The same thing is true of your book’s interior. If your cover did a good job and drew the reader in, you don’t want them to open it and change their mind.
Remember: Amazon gives readers the option to preview any ebook that you publish through Kindle Direct Publishing (KDP.) Don’t waste that opportunity.
Chances are you’ve put a lot of hours into organizing and writing your book. Make sure the interior design holds up to the same standard.
Step 5. Write a great book description
Finally, you need to write a description that will actually sell your book.
I say “finally” because the rest of this post covers topics that are more in line with what people usually think about when they talk about book marketing. But these first 5 steps are critical to your sales, so don’t skip over them.
There’s an art to writing a great book description. It comes down to proving the unique benefit of your book to a specifically targeted audience.
If you want to learn more about that, you can read my step-by-step guide. Just make sure all these things are in place before you start putting your book in front of more people.
Step 6. Gather blurbs (optional)
Blurbs, or endorsements, are positive statements about you or your book from people your readers will be impressed by.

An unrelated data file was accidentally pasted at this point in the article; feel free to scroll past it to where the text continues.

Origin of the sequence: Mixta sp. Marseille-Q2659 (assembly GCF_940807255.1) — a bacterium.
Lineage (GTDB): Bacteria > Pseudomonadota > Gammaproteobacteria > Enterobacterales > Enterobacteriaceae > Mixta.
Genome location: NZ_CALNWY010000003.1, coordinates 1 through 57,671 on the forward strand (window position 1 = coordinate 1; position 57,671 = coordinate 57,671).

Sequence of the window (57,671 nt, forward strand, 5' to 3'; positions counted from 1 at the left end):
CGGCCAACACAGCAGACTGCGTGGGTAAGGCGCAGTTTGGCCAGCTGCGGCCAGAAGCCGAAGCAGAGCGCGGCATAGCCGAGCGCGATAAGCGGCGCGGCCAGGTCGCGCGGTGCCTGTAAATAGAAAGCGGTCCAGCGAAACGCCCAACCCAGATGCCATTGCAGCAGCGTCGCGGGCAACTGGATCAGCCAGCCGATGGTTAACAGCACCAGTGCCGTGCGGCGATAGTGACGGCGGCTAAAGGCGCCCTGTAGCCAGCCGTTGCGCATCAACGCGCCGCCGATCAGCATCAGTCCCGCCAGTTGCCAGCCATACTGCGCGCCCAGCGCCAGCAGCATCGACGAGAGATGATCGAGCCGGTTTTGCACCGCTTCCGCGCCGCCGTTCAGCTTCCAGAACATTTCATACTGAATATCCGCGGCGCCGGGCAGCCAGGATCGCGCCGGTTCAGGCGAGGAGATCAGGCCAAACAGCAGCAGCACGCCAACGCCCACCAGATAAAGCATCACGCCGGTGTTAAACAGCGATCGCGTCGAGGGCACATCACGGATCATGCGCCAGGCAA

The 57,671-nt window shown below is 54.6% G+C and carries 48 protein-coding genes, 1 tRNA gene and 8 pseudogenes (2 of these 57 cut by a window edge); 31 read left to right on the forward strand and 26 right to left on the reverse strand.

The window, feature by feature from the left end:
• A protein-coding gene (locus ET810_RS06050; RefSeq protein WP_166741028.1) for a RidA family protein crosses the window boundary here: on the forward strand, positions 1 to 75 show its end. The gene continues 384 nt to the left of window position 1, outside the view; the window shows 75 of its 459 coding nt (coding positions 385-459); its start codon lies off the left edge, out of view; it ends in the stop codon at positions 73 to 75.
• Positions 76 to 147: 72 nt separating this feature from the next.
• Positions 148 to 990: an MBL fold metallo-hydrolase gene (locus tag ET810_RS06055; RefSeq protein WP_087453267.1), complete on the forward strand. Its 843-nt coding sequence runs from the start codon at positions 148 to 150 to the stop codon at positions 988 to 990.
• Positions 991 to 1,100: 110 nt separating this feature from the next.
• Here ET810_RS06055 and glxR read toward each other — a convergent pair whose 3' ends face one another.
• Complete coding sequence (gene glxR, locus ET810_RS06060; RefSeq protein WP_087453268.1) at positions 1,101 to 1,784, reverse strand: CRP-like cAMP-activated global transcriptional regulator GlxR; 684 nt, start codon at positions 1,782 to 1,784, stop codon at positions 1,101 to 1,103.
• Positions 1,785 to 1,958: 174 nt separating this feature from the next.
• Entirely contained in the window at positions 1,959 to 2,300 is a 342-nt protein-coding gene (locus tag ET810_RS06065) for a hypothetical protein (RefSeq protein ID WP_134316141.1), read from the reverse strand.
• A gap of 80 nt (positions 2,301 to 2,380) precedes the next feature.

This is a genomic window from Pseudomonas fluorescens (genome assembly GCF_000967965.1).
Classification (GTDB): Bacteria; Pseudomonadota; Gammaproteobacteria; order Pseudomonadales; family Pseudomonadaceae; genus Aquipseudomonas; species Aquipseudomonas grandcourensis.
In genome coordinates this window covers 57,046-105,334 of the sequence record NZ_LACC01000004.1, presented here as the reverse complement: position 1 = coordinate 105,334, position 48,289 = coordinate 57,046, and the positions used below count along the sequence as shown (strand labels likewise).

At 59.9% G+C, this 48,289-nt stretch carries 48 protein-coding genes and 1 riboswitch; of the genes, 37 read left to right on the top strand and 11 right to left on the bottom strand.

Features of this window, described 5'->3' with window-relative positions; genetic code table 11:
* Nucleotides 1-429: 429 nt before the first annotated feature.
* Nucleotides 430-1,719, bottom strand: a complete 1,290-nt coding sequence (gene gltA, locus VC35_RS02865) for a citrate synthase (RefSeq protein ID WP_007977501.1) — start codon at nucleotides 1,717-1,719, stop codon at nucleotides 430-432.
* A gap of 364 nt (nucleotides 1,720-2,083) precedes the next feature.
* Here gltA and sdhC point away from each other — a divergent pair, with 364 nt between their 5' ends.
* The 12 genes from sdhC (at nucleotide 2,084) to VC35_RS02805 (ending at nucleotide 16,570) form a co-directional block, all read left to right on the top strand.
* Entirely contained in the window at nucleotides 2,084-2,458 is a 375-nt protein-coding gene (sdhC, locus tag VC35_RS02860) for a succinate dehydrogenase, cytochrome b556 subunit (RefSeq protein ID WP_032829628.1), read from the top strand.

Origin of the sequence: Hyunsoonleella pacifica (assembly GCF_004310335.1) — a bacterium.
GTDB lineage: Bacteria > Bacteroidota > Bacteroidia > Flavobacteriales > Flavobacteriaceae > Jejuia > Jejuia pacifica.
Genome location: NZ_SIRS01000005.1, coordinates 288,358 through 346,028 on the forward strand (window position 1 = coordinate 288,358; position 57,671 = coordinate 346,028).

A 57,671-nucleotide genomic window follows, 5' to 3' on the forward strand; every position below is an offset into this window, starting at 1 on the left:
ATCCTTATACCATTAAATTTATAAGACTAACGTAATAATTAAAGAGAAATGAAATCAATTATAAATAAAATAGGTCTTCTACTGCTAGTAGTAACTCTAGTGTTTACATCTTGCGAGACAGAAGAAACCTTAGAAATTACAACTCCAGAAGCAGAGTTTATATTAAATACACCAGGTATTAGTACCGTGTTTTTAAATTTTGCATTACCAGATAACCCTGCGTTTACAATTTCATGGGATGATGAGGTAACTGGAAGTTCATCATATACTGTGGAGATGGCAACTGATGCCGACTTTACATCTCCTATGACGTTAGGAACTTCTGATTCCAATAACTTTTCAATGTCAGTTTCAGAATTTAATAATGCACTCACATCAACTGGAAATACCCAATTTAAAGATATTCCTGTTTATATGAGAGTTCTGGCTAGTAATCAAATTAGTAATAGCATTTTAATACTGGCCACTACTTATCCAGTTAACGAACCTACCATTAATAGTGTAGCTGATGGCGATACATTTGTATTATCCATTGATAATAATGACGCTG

That doesn’t mean your readers have to know them by name. A title can carry a lot of weight—like “Olympic gold medal winner” or “managing partner” at a top accounting firm.
But they do need to see how those credentials are connected to your book. An Olympic athlete doesn’t necessarily know anything about accounting. So make sure your endorsers make sense for the benefit your book is selling.
But before you worry about finding endorsers for your book, let me be clear: blurbs are completely optional.
You do NOT need them to market your book on Amazon. We’ve worked with plenty of Authors who’ve had successful books without blurbs.
But if you do want to get influential endorsements and you aren’t sure where to start, I wrote a whole post on blurbs. Read that to learn how you can get great blurbs, press mentions, and testimonials. I even provided a sample email template.
Step 7. Choose the right categories
Nonfiction readers like to browse Amazon categories when they’re looking for a specific answer to a specific problem. So putting your book in the right categories can help readers find it at a time when they’re motivated to buy it.
That’s pretty powerful.
To take maximum advantage of that opportunity, you’ll want to target those categories as narrowly as you can. The better a category describes your book’s specific benefit, the better the chance that your book will rank high in that category. This puts it in front of more readers.
If you want to learn how to choose the best categories for your book—and get a great tip on getting extra category placements—read the Scribe guide to choosing Amazon categories.
Step 8. Choose the right keywords
Like categories, Amazon keywords also help readers find your book, but in a different way:
- Categories help readers find your book when they’re browsing
- Keywords help them find it when they type a specific search into Amazon’s search bar
Think about that for a minute. Someone just typed a question into Amazon. If your book answers that specific question, keywords let you tell Amazon to show that customer your book.
So you can see how important it is to get those keywords right.
Step 9. Set the right price
Setting the right price on Amazon is a complicated topic. It really depends on two things:
- How many copies you want to sell